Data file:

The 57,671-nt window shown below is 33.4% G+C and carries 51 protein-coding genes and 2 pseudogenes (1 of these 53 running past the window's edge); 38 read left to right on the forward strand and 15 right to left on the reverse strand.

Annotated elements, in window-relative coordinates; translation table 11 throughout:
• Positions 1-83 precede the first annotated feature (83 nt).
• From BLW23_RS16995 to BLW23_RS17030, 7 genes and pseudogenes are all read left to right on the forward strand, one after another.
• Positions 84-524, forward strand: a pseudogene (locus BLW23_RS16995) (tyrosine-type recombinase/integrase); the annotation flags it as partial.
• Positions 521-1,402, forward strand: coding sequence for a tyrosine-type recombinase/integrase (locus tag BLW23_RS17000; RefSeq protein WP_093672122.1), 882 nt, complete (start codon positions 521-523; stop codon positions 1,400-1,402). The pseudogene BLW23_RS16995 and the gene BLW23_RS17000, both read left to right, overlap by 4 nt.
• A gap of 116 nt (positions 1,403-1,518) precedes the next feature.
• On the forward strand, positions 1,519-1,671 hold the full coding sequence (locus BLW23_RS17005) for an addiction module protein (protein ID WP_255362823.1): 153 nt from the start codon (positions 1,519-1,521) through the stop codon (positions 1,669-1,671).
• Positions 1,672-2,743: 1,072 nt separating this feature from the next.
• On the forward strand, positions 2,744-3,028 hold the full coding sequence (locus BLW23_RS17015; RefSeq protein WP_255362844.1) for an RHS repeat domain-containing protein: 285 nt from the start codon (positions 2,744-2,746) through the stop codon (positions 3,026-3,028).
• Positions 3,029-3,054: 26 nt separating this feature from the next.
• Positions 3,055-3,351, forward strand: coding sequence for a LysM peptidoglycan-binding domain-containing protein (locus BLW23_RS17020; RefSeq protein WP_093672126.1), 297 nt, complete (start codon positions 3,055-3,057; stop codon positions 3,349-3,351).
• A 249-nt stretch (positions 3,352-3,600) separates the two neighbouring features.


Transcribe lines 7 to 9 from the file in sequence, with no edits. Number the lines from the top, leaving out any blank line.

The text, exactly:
• A gap of 116 nt (positions 1,403-1,518) precedes the next feature.
• On the forward strand, positions 1,519-1,671 hold the full coding sequence (locus BLW23_RS17005) for an addiction module protein (protein ID WP_255362823.1): 153 nt from the start codon (positions 1,519-1,521) through the stop codon (positions 1,669-1,671).
• Positions 1,672-2,743: 1,072 nt separating this feature from the next.